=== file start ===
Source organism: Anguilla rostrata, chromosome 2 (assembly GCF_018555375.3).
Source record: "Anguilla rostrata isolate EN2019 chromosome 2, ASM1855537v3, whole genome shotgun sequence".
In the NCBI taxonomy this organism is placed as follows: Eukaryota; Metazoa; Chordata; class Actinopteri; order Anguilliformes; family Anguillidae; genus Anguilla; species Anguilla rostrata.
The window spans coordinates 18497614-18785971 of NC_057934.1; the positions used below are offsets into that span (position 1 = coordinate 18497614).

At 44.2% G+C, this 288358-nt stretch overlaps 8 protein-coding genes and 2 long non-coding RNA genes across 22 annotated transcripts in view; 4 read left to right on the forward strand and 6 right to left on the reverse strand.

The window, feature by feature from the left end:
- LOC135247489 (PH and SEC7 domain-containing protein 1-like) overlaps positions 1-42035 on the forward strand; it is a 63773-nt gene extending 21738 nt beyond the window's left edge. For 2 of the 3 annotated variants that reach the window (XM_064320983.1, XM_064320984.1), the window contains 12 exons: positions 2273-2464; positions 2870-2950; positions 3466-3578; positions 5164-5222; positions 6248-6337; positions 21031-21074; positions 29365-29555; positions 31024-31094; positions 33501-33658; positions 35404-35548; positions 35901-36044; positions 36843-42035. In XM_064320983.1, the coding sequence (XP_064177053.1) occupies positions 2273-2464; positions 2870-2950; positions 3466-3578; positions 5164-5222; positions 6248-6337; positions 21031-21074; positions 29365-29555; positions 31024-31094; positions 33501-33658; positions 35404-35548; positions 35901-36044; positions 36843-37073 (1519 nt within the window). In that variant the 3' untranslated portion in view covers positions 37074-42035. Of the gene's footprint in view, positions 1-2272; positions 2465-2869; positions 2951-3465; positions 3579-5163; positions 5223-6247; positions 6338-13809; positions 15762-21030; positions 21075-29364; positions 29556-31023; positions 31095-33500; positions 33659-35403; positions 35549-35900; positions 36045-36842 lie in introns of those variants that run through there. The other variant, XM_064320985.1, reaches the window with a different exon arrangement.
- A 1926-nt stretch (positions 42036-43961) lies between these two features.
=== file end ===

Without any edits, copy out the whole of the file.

Source organism: Anguilla rostrata, chromosome 2 (assembly GCF_018555375.3).
Source record: "Anguilla rostrata isolate EN2019 chromosome 2, ASM1855537v3, whole genome shotgun sequence".
In the NCBI taxonomy this organism is placed as follows: Eukaryota; Metazoa; Chordata; class Actinopteri; order Anguilliformes; family Anguillidae; genus Anguilla; species Anguilla rostrata.
The window spans coordinates 18497614-18785971 of NC_057934.1; the positions used below are offsets into that span (position 1 = coordinate 18497614).

At 44.2% G+C, this 288358-nt stretch overlaps 8 protein-coding genes and 2 long non-coding RNA genes across 22 annotated transcripts in view; 4 read left to right on the forward strand and 6 right to left on the reverse strand.

The window, feature by feature from the left end:
- LOC135247489 (PH and SEC7 domain-containing protein 1-like) overlaps positions 1-42035 on the forward strand; it is a 63773-nt gene extending 21738 nt beyond the window's left edge. For 2 of the 3 annotated variants that reach the window (XM_064320983.1, XM_064320984.1), the window contains 12 exons: positions 2273-2464; positions 2870-2950; positions 3466-3578; positions 5164-5222; positions 6248-6337; positions 21031-21074; positions 29365-29555; positions 31024-31094; positions 33501-33658; positions 35404-35548; positions 35901-36044; positions 36843-42035. In XM_064320983.1, the coding sequence (XP_064177053.1) occupies positions 2273-2464; positions 2870-2950; positions 3466-3578; positions 5164-5222; positions 6248-6337; positions 21031-21074; positions 29365-29555; positions 31024-31094; positions 33501-33658; positions 35404-35548; positions 35901-36044; positions 36843-37073 (1519 nt within the window). In that variant the 3' untranslated portion in view covers positions 37074-42035. Of the gene's footprint in view, positions 1-2272; positions 2465-2869; positions 2951-3465; positions 3579-5163; positions 5223-6247; positions 6338-13809; positions 15762-21030; positions 21075-29364; positions 29556-31023; positions 31095-33500; positions 33659-35403; positions 35549-35900; positions 36045-36842 lie in introns of those variants that run through there. The other variant, XM_064320985.1, reaches the window with a different exon arrangement.
- A 1926-nt stretch (positions 42036-43961) lies between these two features.